His dynamic poetry restlessly seeks to delight and transport the reader as it generates a Chicano performative cultural poetics. Improvisational and even elusively experimental, Herrera’s artistry comes into sharper focus if we consider the manner that it forms a performative cultural poetics. This term is one Herrera employed to describe the work of Latina/o writers and thinkers who for decades have sought to shape new cultural formations. Their work draws from devalued forms of knowledge to help generate a decolonial consciousness. Herrera recognizes those artists and activists who through their artistry and performances have given us, “long lost and abandoned ancestral concepts that we can envision and apply in one way or another, along with a Mexica performative cultural poetics that we have been attempting to build in the U.S.- Mexico borderlands since the Indigenista cultural revolution of the first half of the twentieth century” (“Foreword to the New Edition” xiv). Herrera identifies (and identifies with) a Mexicano-Chicano-Latino cultural performativity as a component of decolonial cultural activism. It is this sense of transformative performance that informs and drives his own restless artistic creation that echoes and evokes and conjures other forms of knowledge.
The present discussion considers the double role of Herrera as poet: as showman, playing aesthetic slights of hand, and as shaman, using language for spiritual and emotional transportation and transformation. The poetry employs linguistic and poetic forms as part of a performance meant primarily to generate an awareness of shared human suffering and, consequently, connection. Poetry makes evident that this suffering often results from long colonial legacies and continuing inequities related to state power, patriarch, and nationalism. As such, it demonstrates a decolonial impetus as it aspires – often employing experimental aesthetic form – to enact a type of cultural, spiritual, and emotional transformation. His vast, eclectic, and restless poetic output generates a performative cultural poetics premised on three central compositional elements: 1) acknowledging and honoring a sense of origin; 2) recognizing the social and even physical materiality of language; and 3) pursuing and encouraging a growth of consciousness. His poetic concerns thus resonate with a reclamation of suppressed knowledges and repressed languages (often associated with Mayan, Mexican, Huichol, and other Meso- American Indigenous practices) to experiment with dialogue and dramatic re-enactments (an association with his early involvement in theater) to invocations of language as a medium for incantatory powers. They all serve to generate an enveloping performativity. Throughout, Herrera serves as a kind of postmodern conjurer. The emphasis on play and performance, on the poet as protean creative force and sideshow entertainer, undergirds much of Herrera’s poetry and asserts his commitment to a Chicano performative cultural poetics.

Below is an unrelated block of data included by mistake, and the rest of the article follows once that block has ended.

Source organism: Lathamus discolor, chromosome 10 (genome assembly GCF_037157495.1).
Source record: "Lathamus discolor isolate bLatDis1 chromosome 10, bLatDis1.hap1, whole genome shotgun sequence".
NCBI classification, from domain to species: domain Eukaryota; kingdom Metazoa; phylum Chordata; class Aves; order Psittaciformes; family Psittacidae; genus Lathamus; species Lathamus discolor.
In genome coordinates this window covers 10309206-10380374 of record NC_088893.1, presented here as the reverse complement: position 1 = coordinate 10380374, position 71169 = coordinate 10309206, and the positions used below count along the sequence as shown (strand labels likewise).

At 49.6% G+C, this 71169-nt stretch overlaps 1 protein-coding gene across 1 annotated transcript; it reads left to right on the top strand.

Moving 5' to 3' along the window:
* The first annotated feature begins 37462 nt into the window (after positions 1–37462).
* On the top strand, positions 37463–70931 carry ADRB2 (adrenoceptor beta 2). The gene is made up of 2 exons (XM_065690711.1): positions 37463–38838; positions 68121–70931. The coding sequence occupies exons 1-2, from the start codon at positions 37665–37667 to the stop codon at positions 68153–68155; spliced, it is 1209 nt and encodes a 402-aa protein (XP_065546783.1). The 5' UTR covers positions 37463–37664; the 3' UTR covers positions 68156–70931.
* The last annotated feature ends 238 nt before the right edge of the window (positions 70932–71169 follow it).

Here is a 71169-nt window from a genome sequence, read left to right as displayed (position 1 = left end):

His poems at times suggest a literal script – indicating setting, actors, and audience – that draws the reader into becoming a creative participant in a poetic enactment generated through the language on the page. As his poetry crosses aesthetic and national and philosophical borders in a variety of ways, it performs a decolonial crossing of signification and positionality – an enactment of a performative cultural poetics – in order to resituate the role of reader in relation to the poem. The poet acts through language to create the poems and, simultaneously, to prompt his readers to conjure themselves into an awareness of greater human connection.